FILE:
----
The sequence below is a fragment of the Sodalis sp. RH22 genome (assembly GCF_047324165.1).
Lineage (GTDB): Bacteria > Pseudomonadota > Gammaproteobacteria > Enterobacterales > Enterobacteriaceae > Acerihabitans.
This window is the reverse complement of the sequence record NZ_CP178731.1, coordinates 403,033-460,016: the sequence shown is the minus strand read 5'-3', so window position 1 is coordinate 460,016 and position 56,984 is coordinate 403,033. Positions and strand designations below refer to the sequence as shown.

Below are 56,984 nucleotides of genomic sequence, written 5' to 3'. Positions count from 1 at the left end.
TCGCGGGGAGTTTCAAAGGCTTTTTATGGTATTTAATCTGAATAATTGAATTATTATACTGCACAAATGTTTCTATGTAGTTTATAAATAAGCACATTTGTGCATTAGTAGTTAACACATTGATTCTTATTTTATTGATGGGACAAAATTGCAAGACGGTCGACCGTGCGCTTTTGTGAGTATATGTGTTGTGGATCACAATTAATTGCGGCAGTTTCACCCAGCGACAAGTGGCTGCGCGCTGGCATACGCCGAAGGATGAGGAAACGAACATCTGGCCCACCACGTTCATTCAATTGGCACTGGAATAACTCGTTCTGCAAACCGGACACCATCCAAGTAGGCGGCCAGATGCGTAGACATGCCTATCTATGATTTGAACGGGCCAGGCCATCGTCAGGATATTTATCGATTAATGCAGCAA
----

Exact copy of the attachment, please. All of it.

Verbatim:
The sequence below is a fragment of the Sodalis sp. RH22 genome (assembly GCF_047324165.1).
Lineage (GTDB): Bacteria > Pseudomonadota > Gammaproteobacteria > Enterobacterales > Enterobacteriaceae > Acerihabitans.
This window is the reverse complement of the sequence record NZ_CP178731.1, coordinates 403,033-460,016: the sequence shown is the minus strand read 5'-3', so window position 1 is coordinate 460,016 and position 56,984 is coordinate 403,033. Positions and strand designations below refer to the sequence as shown.

Below are 56,984 nucleotides of genomic sequence, written 5' to 3'. Positions count from 1 at the left end.
TCGCGGGGAGTTTCAAAGGCTTTTTATGGTATTTAATCTGAATAATTGAATTATTATACTGCACAAATGTTTCTATGTAGTTTATAAATAAGCACATTTGTGCATTAGTAGTTAACACATTGATTCTTATTTTATTGATGGGACAAAATTGCAAGACGGTCGACCGTGCGCTTTTGTGAGTATATGTGTTGTGGATCACAATTAATTGCGGCAGTTTCACCCAGCGACAAGTGGCTGCGCGCTGGCATACGCCGAAGGATGAGGAAACGAACATCTGGCCCACCACGTTCATTCAATTGGCACTGGAATAACTCGTTCTGCAAACCGGACACCATCCAAGTAGGCGGCCAGATGCGTAGACATGCCTATCTATGATTTGAACGGGCCAGGCCATCGTCAGGATATTTATCGATTAATGCAGCAA